Believe your big risks will be rewarded. Believe what you ask for is possible. If you’re ready to see a spark in your life, pray boldly. Pray daringly. Pray with fire. And remember God’s listening to your Dangerous Prayers.
This three-week series teaches us to pray bold prayers.
Heavenly Father, as hard as this is for me, I’m asking You to search me. Search me, God, and know my heart. God, test my motives. Reveal to me my anxious thoughts. Show me anything in me that offends You. God, I want to see in me what You see in me so I can become more like Jesus. God, I ask You to search me.
We need to understand that there’s a real difference between real hunger and not-real hunger; or, the kind of hunger you find in real Christians and the kind you find in not-real Christians. The hunger of a real Christian starts off slowly but grows over time, so that by the end of life a real Christian is more hungry for God than he’s ever been.
By contrast, the hunger of a not-real Christian starts off strong but diminishes over time, so that by the end of life, a not-real Christian is less hungry for God than he’s ever been. God is no longer as appealing as He once was. And so they no longer seek after God, but coast along with Him; no longer driven by desire, but by the force of habit or tradition or routine, and no longer motivated by an abiding passion for Christ, but by nostalgia or sentimentality. This morning I ask the question, “What are you hungry for?”
Many of us look back through the different stages and situations of our life’s story and we might say something like this, “The first twelve years were spent in such a place, and then our teenage years were spent somewhere else as Dad moved to a new job – perhaps they were followed by our university years – and then we moved on again to our first job and when we were first married . . .” and so on. For many of us in this congregation there were different challenges and encouragements marked each of the periods of our lives.There have been no seasons when God forsook us, but there may have been times when we were colder towards him. He, though, was always there for us, and so we confess that all the years of our life his mercies have been new each morning to us. So it was with Joseph.
While Joseph was going through his trials, he had realized that even though his brothers meant evil against him, God meant it for good. Even when Joseph was falsely accused, imprisoned, and forgotten, he knew that God was sovereign. This week we see that Jacob affirms Joseph’s interpretation of his life from God’s perspective. He is saying that Joseph was fruitful because he had endured these trials in God’s strength.
He uses the metaphor of a boy whose father is teaching him to shoot a bow and arrow. The boy isn’t strong enough to pull the bow back all the way and hold it steady on the target. So the father wraps his arms around the boy, puts his strong hands over the boy’s hands, pulls back the bowstring and aims it at the target. The boy is a strong archer because of his father’s strength. It’s a beautiful picture of being strong in the strength of God our Father.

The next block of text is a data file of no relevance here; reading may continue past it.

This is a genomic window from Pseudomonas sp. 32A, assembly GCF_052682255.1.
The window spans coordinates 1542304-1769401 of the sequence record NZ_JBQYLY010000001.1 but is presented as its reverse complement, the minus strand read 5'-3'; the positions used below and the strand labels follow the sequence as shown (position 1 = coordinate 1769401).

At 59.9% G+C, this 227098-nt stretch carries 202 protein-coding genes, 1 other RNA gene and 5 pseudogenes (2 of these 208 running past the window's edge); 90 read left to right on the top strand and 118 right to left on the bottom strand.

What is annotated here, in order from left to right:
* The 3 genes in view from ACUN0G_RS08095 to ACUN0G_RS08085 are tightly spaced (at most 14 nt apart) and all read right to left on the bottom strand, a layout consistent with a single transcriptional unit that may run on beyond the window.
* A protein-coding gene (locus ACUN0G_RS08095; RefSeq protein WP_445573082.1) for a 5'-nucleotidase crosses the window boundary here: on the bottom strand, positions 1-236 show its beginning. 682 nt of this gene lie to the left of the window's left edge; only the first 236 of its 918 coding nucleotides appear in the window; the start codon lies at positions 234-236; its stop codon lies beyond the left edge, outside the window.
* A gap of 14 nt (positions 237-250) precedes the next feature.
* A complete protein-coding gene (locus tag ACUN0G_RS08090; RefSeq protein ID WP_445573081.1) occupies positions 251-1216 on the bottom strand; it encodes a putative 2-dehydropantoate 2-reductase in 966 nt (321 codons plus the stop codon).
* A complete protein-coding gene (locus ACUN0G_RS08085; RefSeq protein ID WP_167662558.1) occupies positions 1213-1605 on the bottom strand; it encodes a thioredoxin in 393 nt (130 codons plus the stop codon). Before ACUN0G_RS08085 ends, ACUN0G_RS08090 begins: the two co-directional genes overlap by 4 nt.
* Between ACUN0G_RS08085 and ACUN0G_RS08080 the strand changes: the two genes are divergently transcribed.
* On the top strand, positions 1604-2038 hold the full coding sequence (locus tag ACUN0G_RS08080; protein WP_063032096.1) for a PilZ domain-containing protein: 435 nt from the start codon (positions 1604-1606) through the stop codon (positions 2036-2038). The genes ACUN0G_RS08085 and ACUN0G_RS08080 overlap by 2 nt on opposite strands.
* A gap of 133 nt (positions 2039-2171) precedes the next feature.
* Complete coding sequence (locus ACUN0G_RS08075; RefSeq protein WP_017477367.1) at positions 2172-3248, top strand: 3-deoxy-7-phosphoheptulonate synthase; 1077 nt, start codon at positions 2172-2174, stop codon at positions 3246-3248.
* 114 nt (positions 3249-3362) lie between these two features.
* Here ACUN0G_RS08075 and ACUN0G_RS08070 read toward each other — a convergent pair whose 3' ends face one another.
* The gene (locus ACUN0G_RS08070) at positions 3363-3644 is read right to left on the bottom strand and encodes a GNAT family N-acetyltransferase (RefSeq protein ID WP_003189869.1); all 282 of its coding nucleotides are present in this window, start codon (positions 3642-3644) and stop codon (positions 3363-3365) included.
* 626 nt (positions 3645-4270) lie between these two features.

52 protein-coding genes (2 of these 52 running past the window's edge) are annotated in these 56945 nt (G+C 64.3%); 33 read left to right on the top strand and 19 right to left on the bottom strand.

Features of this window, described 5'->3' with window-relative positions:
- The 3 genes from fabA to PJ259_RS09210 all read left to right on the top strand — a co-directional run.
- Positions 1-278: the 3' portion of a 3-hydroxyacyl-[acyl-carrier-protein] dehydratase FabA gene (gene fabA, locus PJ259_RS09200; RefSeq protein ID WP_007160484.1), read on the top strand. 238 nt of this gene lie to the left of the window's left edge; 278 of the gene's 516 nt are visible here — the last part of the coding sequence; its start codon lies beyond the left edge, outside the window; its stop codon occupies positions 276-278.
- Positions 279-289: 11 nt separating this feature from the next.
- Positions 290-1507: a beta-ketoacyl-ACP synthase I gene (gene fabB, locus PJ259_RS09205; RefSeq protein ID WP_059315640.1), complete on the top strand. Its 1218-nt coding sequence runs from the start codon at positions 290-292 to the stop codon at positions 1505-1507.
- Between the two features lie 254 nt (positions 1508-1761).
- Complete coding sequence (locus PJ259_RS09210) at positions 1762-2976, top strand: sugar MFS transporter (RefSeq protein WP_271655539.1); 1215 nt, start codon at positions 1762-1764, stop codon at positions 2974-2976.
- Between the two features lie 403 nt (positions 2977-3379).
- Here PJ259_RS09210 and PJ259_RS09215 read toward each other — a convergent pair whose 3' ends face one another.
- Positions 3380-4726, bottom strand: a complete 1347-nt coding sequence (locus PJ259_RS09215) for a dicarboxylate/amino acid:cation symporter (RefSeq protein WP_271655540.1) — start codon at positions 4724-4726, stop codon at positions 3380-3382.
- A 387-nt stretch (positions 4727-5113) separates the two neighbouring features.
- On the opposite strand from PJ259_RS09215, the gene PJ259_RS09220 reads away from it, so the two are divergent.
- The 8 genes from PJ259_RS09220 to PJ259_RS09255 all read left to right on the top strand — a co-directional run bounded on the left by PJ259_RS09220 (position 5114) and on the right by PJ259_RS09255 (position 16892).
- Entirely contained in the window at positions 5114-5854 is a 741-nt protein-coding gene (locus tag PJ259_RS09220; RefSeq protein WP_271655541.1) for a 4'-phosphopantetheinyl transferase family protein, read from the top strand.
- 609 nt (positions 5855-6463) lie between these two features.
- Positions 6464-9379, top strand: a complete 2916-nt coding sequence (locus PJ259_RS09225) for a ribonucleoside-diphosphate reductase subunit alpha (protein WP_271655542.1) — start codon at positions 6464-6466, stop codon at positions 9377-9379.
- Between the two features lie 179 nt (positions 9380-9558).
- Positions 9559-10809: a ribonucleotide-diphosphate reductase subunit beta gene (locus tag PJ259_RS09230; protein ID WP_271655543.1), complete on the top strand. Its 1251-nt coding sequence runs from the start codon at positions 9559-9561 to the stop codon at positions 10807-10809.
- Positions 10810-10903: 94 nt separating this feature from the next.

What a moment. Joseph finally looses it and bursts into tears and deep sobs. When he manages to get enough breath and composure to speak…he cries out to them in Hebrew for the first time AAA-NEE-YO-SAPHE! I am Joseph! Imagine the look on these brothers’ faces. The text says they were stunned and speechless! The callous-free, fancy robe-wearing younger brother they abandoned, treated worse than a dog, and sold to slave traders was now the 2nd most powerful man in Egypt! Their brains were scrambled— “Is it really him? How’d he get here? Wait, what? What’s going to happen now?” Realizing their certain doom if this is Joseph, the brothers just stood their looking like they had seen a ghost. But I want you to notice something—Joseph says; “come close to me.” It’s not the common term used for simply moving closer. The word is not simply referring to proximity, but to intimate closeness…it refers to coming close to embrace or to kiss. When they move in close, he confirms his true identity by revealing to them the best kept secret in Canaan.
This week, we see Joseph flooding grace onto them by letting them know that God had helped him understand why it had all happened.
Special Guest: Rev. Mike Sherwood
This Sunday, we will take a break from our Joseph series. We will here from Rev. Mike Sherwood from England. Mike blessed us last year and I could not be happier having him here this year! Mike has an extensive ministry history including: Church planting, working with Christian Leaders, founding “In Church” Bible School for those attending City Gates and living in East London. Developed Curriculum and appointed teaching teams. He has also served as Regional Superintendent of Elim Pentecostal Churches. My favorite quote from Re. Mike is, “A learning Church is a growing Church. To follow Jesus is to stay in touch with people.” It my pleasure to give the pulpit this week to my friend, Reverend Mike Sherwood.